Creating the Enemies We Now Fight Against
We’ve extensively documented that the U.S. and Israel created Al Qaeda and other terrorist groups in an attempt to fight other enemies.
Larry Johnson – a counterterrorism official at the U.S. State Department – says:
The Israelis are their own worst enemies when it comes to fighting terrorism. They are like a guy who sets fire to his hair and then tries to put it out by hitting it with a hammer. They do more to incite and sustain terrorism than curb it.
As one example, Israel helped create Hamas.
Veteran journalist Robert Dreyfuss writes:
In the decades before 9/11, hard-core activists and organizations among Muslim fundamentalists on the far right were often viewed as allies for two reasons, because they were seen a fierce anti-communists and because the opposed secular nationalists such as Egypt’s Gamal Abdel Nasser, Iran’s Mohammed Mossadegh.
In Syria, the United States, Israel, and Jordan supported the Muslim Brotherhood in a civil war against Syria. And … Israel quietly backed Ahmed Yassin and the Muslim Brotherhood in the West Bank and Gaza, leading to the establishment of Hamas.
See this and this:
According to former U.S. Ambassador to Saudi Arabia Charles Freeman, Shin Bet—the Israeli counter-intelligence and internal security service— knowingly created Hamas:
Israel started Hamas. It was a project of Shin Bet, which had a feeling that they could use it to hem in the PLO.
Anti War reported in 2006:
Amid all the howls of pain and gnashing of teeth over the triumph of Hamas in the Palestinian elections, one fact remains relatively obscure, albeit highly relevant: Israel did much to launch Hamas as an effective force in the occupied territories. If ever there was a clear case of “blowback,” then this is it. As Richard Sale pointed out in a piece for UPI:
“Israel and Hamas may currently be locked in deadly combat, but, according to several current and former U.S. intelligence officials, beginning in the late 1970s, Tel Aviv gave direct and indirect financial aid to Hamas over a period of years. Israel ‘aided Hamas directly – the Israelis wanted to use it as a counterbalance to the PLO (Palestinian Liberation Organization),’ said Tony Cordesman, Middle East analyst for the Center for Strategic [and International] Studies.Israel’s support for Hamas ‘was a direct attempt to divide and dilute support for a strong, secular PLO by using a competing religious alternative,’ said a former senior CIA official.”
Middle East analyst Ray Hanania concurs:
“In addition to hoping to turn the Palestinian masses away from Arafat and the PLO, the Likud leadership believed they could achieve a workable alliance with Islamic, anti-Arafat forces that would also extend Israel’s control over the occupied territories.”
In a conscious effort to undermine the Palestine Liberation Organization and the leadership of Yasser Arafat, in 1978 the government of then-Prime Minister Menachem Begin approved the application of Sheik Ahmad Yassin to start a “humanitarian” organization known as the Islamic Association, or Mujama. The roots of this Islamist group were in the fundamentalist Muslim Brotherhood, and this was the seed that eventually grew into Hamas – but not before it was amply fertilized and nurtured with Israeli funding and political support.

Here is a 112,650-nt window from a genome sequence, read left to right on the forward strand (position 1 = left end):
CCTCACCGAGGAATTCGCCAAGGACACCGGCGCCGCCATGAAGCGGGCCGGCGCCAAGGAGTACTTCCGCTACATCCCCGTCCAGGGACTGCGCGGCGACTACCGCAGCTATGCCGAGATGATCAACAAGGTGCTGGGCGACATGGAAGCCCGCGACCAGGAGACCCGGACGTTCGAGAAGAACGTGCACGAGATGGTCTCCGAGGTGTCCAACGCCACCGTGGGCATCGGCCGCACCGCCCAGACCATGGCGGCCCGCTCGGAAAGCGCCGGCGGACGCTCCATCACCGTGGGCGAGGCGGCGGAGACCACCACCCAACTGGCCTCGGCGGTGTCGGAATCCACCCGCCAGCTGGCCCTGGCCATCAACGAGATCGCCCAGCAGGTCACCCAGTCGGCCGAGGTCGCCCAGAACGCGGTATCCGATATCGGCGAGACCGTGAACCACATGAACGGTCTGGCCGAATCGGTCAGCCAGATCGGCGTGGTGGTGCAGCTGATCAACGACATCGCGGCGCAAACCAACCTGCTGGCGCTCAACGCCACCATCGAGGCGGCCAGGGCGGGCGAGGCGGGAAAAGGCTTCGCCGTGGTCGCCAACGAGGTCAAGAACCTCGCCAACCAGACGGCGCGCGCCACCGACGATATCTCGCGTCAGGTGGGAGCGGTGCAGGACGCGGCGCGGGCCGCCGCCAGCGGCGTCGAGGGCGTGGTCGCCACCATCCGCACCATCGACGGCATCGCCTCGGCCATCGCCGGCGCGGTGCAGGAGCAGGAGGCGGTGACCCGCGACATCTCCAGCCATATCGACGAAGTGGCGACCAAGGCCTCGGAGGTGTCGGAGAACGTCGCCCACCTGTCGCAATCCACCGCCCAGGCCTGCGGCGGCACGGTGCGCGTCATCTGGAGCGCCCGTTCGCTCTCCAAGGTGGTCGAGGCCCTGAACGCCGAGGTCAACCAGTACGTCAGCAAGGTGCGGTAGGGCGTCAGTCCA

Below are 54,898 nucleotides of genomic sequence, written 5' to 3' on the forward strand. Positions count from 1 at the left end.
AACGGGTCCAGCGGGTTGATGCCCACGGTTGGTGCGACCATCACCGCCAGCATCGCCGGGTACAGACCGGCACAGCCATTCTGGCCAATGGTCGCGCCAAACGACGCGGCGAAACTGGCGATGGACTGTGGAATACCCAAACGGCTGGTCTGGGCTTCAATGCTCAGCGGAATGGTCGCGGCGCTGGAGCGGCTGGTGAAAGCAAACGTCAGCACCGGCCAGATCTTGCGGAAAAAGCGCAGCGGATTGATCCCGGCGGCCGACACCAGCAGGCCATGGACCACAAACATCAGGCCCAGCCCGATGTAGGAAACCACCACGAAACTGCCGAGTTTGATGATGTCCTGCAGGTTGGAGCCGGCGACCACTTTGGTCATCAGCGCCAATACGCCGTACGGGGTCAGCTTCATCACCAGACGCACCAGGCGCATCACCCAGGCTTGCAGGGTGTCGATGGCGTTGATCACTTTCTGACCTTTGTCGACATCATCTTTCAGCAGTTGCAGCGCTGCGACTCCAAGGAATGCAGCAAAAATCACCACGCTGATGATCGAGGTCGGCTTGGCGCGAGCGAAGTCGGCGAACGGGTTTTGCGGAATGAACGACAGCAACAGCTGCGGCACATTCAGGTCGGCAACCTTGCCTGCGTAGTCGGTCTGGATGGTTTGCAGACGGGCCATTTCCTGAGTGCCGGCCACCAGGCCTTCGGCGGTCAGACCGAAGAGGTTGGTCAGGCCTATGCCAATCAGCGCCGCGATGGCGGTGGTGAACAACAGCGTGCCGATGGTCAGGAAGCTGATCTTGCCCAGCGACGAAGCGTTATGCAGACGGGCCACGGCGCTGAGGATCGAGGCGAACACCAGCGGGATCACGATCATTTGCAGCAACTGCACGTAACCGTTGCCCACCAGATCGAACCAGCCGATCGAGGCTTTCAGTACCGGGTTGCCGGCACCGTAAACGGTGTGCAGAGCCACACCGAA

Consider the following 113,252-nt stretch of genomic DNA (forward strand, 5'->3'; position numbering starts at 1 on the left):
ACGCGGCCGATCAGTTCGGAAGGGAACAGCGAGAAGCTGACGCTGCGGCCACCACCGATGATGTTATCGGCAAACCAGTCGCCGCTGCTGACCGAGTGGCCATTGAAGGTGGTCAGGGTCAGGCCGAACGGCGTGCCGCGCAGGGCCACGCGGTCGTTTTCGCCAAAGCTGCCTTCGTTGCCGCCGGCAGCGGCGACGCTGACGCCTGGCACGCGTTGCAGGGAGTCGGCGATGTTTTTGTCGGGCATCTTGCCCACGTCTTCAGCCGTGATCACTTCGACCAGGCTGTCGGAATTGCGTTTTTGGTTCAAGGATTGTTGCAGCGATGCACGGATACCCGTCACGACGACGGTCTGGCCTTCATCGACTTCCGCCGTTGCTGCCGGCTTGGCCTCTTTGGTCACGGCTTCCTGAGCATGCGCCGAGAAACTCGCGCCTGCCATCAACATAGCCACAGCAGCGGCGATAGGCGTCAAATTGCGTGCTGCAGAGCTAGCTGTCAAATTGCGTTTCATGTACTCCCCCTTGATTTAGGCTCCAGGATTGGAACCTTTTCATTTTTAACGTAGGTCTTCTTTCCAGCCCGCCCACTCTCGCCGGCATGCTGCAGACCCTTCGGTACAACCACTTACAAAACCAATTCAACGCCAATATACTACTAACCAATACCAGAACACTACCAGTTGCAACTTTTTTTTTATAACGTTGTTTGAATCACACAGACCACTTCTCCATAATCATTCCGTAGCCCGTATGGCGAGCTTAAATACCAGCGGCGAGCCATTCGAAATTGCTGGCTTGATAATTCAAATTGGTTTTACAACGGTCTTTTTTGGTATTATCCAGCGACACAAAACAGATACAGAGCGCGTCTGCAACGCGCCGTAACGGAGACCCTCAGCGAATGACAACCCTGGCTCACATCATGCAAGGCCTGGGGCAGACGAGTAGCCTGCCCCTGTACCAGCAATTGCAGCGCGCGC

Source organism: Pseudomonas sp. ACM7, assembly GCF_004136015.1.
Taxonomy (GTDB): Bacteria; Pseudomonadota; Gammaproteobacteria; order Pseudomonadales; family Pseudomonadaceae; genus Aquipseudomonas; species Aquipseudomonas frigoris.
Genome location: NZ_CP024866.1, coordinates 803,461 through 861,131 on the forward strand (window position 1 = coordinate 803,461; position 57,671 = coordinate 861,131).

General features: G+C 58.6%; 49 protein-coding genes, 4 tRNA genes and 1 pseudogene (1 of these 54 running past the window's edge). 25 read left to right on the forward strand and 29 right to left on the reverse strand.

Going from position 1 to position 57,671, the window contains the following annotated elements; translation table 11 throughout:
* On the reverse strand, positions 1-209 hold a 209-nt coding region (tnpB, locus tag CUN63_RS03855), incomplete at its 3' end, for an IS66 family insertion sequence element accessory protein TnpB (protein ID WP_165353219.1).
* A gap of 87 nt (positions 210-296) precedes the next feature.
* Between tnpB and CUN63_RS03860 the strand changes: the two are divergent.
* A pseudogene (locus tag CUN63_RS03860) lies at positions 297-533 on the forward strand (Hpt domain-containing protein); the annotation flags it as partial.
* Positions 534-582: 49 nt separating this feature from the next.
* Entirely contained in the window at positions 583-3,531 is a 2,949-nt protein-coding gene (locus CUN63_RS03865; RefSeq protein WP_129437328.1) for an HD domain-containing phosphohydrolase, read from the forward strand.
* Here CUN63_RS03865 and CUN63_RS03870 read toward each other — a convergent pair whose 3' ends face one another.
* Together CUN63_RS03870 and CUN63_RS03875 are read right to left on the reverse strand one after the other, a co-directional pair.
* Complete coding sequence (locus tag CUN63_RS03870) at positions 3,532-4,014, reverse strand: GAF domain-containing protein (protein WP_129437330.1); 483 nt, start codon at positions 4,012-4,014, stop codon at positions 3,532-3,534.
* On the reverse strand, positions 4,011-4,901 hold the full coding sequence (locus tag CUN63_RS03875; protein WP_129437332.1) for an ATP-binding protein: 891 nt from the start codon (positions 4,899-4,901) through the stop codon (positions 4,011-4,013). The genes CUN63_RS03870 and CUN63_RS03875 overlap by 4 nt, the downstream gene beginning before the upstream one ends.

Begin and his successor, Yitzhak Shamir, launched an effort to undercut the PLO, creating the so-called Village Leagues, composed of local councils of handpicked Palestinians who were willing to collaborate with Israel – and, in return, were put on the Israeli payroll. Sheik Yassin and his followers soon became a force within the Village Leagues. This tactical alliance between Yassin and the Israelis was based on a shared antipathy to the militantly secular and leftist PLO: the Israelis allowed Yassin’s group to publish a newspaper and set up an extensive network of charitable organizations, which collected funds not only from the Israelis but also from Arab states opposed to Arafat.
Ami Isseroff, writing on MideastWeb, shows how the Israelis deliberately promoted the Islamists of the future Hamas by helping them turn the Islamic University of Gaza into a base from which the group recruited activists – and the suicide bombers of tomorrow. As the only higher-education facility in the Gaza strip, and the only such institution open to Palestinians since Anwar Sadat closed Egyptian colleges to them, IUG contained within its grounds the seeds of the future Palestinian state. When a conflict arose over religious issues, however, the Israeli authorities sided with the Islamists against the secularists of the Fatah-PLO mainstream. As Isseroff relates, the Islamists
Tacit complicity from both university and Israeli authorities allowed Mujama to keep a weapons cache to use against secularists.
Again, the motive was to offset Arafat’s influence and divide the Palestinians. In the short term, this may have worked to some extent; in the longer term, however, it backfired badly – as demonstrated by the results of the recent Palestinian election.
Israel’s relentless offensive against its perceived enemies – first Fatah, now Hamas and Islamic Jihad – has created a backlashand solidified support for fundamentalist extremist factions in the Palestinian community.